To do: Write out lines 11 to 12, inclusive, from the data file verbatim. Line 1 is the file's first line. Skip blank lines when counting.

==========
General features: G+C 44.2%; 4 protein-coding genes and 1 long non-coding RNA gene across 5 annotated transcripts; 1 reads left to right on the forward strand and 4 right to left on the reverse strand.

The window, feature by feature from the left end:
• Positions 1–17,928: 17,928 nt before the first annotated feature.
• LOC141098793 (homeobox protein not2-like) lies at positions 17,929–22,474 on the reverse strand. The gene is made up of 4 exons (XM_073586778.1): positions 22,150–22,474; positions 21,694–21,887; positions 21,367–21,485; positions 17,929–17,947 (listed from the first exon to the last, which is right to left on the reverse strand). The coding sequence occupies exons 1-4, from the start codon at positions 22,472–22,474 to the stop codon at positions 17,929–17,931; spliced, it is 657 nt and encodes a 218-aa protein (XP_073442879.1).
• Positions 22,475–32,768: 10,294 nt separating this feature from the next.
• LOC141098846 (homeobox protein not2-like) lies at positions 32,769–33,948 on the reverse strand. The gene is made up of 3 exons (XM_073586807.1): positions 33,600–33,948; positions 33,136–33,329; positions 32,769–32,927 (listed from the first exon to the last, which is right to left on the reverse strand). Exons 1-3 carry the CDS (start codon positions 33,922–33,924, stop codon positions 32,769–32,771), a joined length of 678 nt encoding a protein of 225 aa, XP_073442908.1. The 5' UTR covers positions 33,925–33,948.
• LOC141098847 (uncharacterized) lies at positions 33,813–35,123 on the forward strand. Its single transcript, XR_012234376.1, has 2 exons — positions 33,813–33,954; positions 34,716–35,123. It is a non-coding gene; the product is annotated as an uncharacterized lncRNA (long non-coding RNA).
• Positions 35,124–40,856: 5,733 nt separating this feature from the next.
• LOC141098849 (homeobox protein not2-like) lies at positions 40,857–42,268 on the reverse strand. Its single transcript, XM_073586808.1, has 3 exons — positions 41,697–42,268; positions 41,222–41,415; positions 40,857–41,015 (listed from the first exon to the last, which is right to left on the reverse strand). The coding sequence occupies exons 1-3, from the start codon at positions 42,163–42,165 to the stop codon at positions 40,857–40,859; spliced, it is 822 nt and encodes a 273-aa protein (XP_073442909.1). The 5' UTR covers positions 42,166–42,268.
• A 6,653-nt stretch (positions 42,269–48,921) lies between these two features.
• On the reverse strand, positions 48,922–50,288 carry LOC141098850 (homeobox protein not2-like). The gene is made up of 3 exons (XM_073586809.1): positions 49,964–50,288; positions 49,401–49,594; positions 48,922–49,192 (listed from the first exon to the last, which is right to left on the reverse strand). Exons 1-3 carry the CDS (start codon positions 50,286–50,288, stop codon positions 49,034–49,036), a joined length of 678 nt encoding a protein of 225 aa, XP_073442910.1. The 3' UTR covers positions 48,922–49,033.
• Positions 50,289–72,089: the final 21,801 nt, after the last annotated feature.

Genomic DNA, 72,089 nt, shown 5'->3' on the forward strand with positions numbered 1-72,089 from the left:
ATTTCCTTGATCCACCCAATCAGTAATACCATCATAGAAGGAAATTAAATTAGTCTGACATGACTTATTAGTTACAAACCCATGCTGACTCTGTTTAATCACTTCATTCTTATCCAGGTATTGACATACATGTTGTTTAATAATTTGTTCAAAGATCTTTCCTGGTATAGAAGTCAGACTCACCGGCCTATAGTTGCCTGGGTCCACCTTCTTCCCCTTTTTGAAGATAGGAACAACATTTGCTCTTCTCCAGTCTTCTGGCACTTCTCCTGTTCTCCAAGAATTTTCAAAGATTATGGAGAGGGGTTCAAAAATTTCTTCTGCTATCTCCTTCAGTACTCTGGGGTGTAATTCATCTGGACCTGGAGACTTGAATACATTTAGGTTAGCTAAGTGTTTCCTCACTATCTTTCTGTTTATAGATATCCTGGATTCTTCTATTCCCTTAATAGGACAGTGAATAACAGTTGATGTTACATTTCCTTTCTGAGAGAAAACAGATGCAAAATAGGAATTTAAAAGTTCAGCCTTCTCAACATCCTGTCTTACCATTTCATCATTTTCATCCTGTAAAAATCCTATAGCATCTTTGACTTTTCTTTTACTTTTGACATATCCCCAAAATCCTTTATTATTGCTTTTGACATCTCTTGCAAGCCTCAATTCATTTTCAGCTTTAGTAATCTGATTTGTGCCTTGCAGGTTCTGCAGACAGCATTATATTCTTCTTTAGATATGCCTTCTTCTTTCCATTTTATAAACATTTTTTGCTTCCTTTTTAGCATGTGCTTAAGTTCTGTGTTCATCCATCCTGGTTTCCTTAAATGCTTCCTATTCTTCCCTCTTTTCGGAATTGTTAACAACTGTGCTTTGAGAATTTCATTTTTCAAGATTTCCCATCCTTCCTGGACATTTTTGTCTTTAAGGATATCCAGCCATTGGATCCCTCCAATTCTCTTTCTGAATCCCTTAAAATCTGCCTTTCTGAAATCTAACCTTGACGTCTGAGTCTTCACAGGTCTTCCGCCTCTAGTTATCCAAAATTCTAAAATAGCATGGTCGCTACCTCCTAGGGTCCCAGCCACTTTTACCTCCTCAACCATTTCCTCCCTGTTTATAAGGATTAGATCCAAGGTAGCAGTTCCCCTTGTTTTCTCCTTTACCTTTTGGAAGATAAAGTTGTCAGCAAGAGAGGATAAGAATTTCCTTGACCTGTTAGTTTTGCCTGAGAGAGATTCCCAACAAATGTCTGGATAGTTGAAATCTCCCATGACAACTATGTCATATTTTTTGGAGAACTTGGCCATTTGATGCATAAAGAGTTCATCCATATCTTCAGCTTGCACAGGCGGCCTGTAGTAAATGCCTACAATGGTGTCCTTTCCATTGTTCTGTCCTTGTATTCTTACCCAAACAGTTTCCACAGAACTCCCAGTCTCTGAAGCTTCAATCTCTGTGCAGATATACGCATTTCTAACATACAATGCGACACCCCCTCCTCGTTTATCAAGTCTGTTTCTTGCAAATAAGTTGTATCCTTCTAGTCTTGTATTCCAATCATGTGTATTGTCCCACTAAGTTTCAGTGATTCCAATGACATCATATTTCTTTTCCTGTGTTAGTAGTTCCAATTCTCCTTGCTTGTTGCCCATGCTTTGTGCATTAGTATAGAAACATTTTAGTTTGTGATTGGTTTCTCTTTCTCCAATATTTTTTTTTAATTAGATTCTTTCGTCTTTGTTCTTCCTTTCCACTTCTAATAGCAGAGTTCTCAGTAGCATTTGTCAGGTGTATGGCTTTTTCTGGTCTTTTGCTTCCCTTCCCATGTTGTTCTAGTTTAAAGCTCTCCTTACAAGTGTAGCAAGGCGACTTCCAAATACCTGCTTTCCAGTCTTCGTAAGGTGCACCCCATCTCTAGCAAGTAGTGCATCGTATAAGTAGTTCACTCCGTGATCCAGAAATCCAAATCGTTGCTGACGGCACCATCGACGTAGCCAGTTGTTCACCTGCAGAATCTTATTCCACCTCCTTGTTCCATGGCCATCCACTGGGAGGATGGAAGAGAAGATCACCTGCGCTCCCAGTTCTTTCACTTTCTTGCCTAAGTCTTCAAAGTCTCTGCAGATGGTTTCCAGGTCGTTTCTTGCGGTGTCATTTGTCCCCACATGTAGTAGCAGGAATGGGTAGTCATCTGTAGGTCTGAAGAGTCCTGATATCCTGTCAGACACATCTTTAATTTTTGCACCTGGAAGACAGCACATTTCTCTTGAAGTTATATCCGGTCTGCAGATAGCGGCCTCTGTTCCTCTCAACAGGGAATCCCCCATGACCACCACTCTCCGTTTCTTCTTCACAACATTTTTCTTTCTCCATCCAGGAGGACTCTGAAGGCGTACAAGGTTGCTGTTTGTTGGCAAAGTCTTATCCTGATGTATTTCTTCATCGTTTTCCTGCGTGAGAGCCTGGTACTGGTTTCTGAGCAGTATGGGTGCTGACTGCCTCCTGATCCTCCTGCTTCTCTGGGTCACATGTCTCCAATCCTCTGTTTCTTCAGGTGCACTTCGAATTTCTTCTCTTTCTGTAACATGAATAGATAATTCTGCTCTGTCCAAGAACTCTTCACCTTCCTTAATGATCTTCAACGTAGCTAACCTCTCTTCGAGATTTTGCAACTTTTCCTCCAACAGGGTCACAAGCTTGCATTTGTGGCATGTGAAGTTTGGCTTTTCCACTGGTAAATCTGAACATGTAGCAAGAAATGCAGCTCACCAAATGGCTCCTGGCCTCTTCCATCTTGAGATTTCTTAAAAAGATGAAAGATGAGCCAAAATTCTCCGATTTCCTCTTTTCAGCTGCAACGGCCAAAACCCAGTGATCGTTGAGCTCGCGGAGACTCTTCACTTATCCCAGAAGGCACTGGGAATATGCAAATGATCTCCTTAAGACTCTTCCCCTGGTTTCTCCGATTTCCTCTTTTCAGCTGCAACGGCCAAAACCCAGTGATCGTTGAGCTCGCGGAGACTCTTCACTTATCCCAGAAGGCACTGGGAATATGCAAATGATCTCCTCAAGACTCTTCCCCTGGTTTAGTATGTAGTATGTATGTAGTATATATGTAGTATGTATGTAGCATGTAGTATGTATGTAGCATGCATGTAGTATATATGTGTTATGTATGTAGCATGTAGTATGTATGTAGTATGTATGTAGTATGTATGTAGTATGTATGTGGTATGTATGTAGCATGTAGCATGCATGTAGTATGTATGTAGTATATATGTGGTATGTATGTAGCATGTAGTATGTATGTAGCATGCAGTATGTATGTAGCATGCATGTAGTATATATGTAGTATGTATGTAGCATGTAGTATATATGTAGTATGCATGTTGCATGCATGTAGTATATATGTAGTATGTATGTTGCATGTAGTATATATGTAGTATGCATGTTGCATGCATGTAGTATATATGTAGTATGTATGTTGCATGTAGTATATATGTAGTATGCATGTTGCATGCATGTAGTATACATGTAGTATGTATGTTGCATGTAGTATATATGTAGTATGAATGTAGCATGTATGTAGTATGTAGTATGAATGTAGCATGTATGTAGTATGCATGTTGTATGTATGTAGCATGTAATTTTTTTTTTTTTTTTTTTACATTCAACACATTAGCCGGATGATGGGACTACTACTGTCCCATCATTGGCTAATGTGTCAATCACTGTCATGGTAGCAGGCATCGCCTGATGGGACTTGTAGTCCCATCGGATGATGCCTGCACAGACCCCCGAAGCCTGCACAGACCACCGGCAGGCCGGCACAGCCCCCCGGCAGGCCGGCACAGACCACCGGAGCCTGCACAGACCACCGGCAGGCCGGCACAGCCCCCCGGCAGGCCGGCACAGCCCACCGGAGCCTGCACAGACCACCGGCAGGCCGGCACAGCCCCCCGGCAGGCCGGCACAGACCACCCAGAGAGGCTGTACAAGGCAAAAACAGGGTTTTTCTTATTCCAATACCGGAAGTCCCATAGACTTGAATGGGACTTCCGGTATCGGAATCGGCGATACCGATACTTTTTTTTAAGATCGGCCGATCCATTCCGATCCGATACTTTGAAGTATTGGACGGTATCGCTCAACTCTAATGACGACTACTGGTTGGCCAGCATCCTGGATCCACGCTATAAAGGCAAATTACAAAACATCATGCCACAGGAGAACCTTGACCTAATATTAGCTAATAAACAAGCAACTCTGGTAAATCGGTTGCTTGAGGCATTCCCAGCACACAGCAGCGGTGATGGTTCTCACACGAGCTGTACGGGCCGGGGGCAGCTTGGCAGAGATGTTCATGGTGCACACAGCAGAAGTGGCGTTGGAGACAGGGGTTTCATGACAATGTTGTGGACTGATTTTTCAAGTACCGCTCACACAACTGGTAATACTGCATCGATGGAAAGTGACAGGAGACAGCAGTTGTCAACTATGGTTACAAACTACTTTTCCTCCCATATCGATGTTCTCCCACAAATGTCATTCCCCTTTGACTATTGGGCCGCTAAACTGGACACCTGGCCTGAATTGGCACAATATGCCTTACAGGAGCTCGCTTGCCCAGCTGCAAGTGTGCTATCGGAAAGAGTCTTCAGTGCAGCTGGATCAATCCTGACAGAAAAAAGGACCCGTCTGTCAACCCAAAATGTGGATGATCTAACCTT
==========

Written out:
• On the reverse strand, positions 48,922–50,288 carry LOC141098850 (homeobox protein not2-like). The gene is made up of 3 exons (XM_073586809.1): positions 49,964–50,288; positions 49,401–49,594; positions 48,922–49,192 (listed from the first exon to the last, which is right to left on the reverse strand). Exons 1-3 carry the CDS (start codon positions 50,286–50,288, stop codon positions 49,034–49,036), a joined length of 678 nt encoding a protein of 225 aa, XP_073442910.1. The 3' UTR covers positions 48,922–49,033.
• Positions 50,289–72,089: the final 21,801 nt, after the last annotated feature.